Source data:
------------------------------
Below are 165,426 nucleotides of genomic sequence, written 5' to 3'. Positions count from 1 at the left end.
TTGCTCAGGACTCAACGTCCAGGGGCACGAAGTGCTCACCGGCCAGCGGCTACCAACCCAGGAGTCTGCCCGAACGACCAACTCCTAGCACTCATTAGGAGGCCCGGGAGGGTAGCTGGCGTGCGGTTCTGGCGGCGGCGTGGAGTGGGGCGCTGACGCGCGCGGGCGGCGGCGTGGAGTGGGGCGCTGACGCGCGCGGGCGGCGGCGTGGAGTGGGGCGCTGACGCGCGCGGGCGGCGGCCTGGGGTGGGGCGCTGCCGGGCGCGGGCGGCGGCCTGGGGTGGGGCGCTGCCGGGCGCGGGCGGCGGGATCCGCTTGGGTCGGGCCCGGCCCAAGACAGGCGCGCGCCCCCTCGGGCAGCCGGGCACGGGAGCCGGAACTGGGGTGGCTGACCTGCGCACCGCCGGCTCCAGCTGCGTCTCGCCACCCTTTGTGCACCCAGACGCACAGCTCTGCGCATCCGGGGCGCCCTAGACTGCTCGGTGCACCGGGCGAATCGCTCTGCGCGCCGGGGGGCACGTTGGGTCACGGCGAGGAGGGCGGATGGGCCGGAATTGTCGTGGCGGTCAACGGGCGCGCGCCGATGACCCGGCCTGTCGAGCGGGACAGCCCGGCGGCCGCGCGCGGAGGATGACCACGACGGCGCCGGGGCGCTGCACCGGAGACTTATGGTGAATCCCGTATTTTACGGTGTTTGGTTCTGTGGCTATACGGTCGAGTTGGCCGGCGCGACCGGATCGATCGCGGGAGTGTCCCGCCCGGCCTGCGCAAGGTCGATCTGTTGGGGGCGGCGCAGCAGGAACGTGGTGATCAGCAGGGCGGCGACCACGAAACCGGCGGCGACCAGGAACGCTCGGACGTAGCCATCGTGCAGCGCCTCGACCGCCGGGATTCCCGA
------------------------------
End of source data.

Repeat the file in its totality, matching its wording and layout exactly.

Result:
Below are 165,426 nucleotides of genomic sequence, written 5' to 3'. Positions count from 1 at the left end.
TTGCTCAGGACTCAACGTCCAGGGGCACGAAGTGCTCACCGGCCAGCGGCTACCAACCCAGGAGTCTGCCCGAACGACCAACTCCTAGCACTCATTAGGAGGCCCGGGAGGGTAGCTGGCGTGCGGTTCTGGCGGCGGCGTGGAGTGGGGCGCTGACGCGCGCGGGCGGCGGCGTGGAGTGGGGCGCTGACGCGCGCGGGCGGCGGCGTGGAGTGGGGCGCTGACGCGCGCGGGCGGCGGCCTGGGGTGGGGCGCTGCCGGGCGCGGGCGGCGGCCTGGGGTGGGGCGCTGCCGGGCGCGGGCGGCGGGATCCGCTTGGGTCGGGCCCGGCCCAAGACAGGCGCGCGCCCCCTCGGGCAGCCGGGCACGGGAGCCGGAACTGGGGTGGCTGACCTGCGCACCGCCGGCTCCAGCTGCGTCTCGCCACCCTTTGTGCACCCAGACGCACAGCTCTGCGCATCCGGGGCGCCCTAGACTGCTCGGTGCACCGGGCGAATCGCTCTGCGCGCCGGGGGGCACGTTGGGTCACGGCGAGGAGGGCGGATGGGCCGGAATTGTCGTGGCGGTCAACGGGCGCGCGCCGATGACCCGGCCTGTCGAGCGGGACAGCCCGGCGGCCGCGCGCGGAGGATGACCACGACGGCGCCGGGGCGCTGCACCGGAGACTTATGGTGAATCCCGTATTTTACGGTGTTTGGTTCTGTGGCTATACGGTCGAGTTGGCCGGCGCGACCGGATCGATCGCGGGAGTGTCCCGCCCGGCCTGCGCAAGGTCGATCTGTTGGGGGCGGCGCAGCAGGAACGTGGTGATCAGCAGGGCGGCGACCACGAAACCGGCGGCGACCAGGAACGCTCGGACGTAGCCATCGTGCAGCGCCTCGACCGCCGGGATTCCCGA